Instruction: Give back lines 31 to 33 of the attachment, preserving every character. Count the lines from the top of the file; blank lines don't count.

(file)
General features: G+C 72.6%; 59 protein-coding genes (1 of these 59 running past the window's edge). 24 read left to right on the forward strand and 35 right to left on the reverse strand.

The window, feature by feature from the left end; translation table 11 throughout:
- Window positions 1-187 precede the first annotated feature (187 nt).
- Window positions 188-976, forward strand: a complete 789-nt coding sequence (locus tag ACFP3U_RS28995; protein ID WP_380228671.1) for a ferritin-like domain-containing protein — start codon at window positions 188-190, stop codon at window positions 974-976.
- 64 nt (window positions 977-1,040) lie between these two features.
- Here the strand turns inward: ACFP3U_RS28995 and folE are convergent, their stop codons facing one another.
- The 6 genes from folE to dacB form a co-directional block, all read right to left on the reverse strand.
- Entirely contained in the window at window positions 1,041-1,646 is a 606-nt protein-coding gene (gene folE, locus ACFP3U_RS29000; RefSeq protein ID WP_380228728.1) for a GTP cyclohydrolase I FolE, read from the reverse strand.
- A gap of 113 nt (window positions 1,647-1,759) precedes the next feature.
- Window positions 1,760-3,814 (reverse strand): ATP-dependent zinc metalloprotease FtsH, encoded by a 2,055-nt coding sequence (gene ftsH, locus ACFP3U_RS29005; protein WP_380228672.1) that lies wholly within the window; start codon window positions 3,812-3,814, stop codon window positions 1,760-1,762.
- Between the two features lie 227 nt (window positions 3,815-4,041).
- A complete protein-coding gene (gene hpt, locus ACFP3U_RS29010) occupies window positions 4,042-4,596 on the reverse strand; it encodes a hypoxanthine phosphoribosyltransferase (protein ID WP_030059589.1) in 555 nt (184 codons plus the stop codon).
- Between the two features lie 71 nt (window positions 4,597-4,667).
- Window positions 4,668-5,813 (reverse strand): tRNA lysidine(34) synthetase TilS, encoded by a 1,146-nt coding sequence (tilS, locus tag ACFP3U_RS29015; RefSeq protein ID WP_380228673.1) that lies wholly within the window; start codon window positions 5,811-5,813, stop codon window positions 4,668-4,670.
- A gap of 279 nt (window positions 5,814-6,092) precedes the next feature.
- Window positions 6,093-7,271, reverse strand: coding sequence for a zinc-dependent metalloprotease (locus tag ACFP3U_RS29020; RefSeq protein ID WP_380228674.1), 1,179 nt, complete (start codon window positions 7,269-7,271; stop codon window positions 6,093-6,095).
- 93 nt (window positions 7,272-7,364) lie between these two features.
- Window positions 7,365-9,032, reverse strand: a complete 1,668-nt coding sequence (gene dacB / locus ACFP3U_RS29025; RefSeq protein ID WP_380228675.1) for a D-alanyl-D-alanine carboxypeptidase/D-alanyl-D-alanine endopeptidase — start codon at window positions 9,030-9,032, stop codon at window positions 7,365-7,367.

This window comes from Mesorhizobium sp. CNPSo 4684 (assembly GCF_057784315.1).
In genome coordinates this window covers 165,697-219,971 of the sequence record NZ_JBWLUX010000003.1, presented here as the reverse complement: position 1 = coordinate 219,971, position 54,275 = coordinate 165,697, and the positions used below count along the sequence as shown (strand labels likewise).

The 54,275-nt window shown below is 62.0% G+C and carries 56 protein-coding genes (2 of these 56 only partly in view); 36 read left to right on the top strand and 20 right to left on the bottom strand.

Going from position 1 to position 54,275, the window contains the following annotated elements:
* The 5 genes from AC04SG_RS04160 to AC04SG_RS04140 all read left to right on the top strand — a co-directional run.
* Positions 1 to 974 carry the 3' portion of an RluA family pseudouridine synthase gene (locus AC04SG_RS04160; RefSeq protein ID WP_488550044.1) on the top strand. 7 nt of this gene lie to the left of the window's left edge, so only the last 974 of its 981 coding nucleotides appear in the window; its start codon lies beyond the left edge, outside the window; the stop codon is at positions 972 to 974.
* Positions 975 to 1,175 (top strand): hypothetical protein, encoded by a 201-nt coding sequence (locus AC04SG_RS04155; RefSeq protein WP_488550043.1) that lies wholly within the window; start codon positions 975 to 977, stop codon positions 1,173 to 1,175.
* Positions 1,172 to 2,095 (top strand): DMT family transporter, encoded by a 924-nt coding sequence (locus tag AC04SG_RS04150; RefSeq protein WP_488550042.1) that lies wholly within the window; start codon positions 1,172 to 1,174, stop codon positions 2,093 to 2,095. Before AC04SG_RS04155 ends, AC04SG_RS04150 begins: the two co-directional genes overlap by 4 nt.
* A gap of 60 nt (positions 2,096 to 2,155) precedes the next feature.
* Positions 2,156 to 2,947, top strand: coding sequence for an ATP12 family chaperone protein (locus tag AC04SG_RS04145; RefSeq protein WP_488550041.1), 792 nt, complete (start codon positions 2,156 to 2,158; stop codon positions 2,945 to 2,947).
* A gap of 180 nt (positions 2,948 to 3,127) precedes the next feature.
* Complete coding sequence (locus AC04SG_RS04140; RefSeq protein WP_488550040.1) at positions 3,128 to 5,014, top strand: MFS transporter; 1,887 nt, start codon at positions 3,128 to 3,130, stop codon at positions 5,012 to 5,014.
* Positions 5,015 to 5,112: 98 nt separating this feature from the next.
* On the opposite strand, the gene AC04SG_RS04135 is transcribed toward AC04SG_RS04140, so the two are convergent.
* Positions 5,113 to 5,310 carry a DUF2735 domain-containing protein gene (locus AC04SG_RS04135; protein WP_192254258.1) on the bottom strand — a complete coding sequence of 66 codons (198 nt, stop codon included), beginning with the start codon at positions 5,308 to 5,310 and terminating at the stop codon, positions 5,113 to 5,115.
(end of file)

* Positions 5,015 to 5,112: 98 nt separating this feature from the next.
* On the opposite strand, the gene AC04SG_RS04135 is transcribed toward AC04SG_RS04140, so the two are convergent.
* Positions 5,113 to 5,310 carry a DUF2735 domain-containing protein gene (locus AC04SG_RS04135; protein WP_192254258.1) on the bottom strand — a complete coding sequence of 66 codons (198 nt, stop codon included), beginning with the start codon at positions 5,308 to 5,310 and terminating at the stop codon, positions 5,113 to 5,115.